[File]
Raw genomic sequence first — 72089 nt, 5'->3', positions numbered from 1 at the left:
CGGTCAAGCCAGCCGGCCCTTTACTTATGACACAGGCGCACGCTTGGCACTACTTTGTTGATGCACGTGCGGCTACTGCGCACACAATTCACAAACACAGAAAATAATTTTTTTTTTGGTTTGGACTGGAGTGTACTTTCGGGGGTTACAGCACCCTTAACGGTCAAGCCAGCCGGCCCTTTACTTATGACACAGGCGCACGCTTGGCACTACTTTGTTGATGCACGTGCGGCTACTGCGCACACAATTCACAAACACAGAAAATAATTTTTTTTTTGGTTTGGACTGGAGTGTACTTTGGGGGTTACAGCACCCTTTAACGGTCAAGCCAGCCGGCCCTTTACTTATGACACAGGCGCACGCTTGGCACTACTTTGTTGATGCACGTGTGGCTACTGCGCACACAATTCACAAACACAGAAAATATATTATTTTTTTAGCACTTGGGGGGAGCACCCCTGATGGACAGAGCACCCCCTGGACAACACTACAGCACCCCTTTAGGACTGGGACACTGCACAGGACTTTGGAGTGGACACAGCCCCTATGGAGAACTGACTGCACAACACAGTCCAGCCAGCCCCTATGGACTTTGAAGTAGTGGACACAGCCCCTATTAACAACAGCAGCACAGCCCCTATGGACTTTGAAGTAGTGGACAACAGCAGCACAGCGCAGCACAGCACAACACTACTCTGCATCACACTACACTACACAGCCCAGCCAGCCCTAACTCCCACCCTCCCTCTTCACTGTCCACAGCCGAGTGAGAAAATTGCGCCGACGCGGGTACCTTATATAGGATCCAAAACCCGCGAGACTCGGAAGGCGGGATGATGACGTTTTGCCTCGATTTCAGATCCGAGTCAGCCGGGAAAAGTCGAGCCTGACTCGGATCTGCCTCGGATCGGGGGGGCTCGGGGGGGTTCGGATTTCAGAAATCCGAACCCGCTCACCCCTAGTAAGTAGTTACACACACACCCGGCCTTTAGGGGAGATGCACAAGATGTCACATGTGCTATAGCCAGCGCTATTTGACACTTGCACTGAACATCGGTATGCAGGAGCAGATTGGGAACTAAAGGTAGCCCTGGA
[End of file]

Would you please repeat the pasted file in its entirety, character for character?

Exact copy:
Raw genomic sequence first — 72089 nt, 5'->3', positions numbered from 1 at the left:
CGGTCAAGCCAGCCGGCCCTTTACTTATGACACAGGCGCACGCTTGGCACTACTTTGTTGATGCACGTGCGGCTACTGCGCACACAATTCACAAACACAGAAAATAATTTTTTTTTTGGTTTGGACTGGAGTGTACTTTCGGGGGTTACAGCACCCTTAACGGTCAAGCCAGCCGGCCCTTTACTTATGACACAGGCGCACGCTTGGCACTACTTTGTTGATGCACGTGCGGCTACTGCGCACACAATTCACAAACACAGAAAATAATTTTTTTTTTGGTTTGGACTGGAGTGTACTTTGGGGGTTACAGCACCCTTTAACGGTCAAGCCAGCCGGCCCTTTACTTATGACACAGGCGCACGCTTGGCACTACTTTGTTGATGCACGTGTGGCTACTGCGCACACAATTCACAAACACAGAAAATATATTATTTTTTTAGCACTTGGGGGGAGCACCCCTGATGGACAGAGCACCCCCTGGACAACACTACAGCACCCCTTTAGGACTGGGACACTGCACAGGACTTTGGAGTGGACACAGCCCCTATGGAGAACTGACTGCACAACACAGTCCAGCCAGCCCCTATGGACTTTGAAGTAGTGGACACAGCCCCTATTAACAACAGCAGCACAGCCCCTATGGACTTTGAAGTAGTGGACAACAGCAGCACAGCGCAGCACAGCACAACACTACTCTGCATCACACTACACTACACAGCCCAGCCAGCCCTAACTCCCACCCTCCCTCTTCACTGTCCACAGCCGAGTGAGAAAATTGCGCCGACGCGGGTACCTTATATAGGATCCAAAACCCGCGAGACTCGGAAGGCGGGATGATGACGTTTTGCCTCGATTTCAGATCCGAGTCAGCCGGGAAAAGTCGAGCCTGACTCGGATCTGCCTCGGATCGGGGGGGCTCGGGGGGGTTCGGATTTCAGAAATCCGAACCCGCTCACCCCTAGTAAGTAGTTACACACACACCCGGCCTTTAGGGGAGATGCACAAGATGTCACATGTGCTATAGCCAGCGCTATTTGACACTTGCACTGAACATCGGTATGCAGGAGCAGATTGGGAACTAAAGGTAGCCCTGGA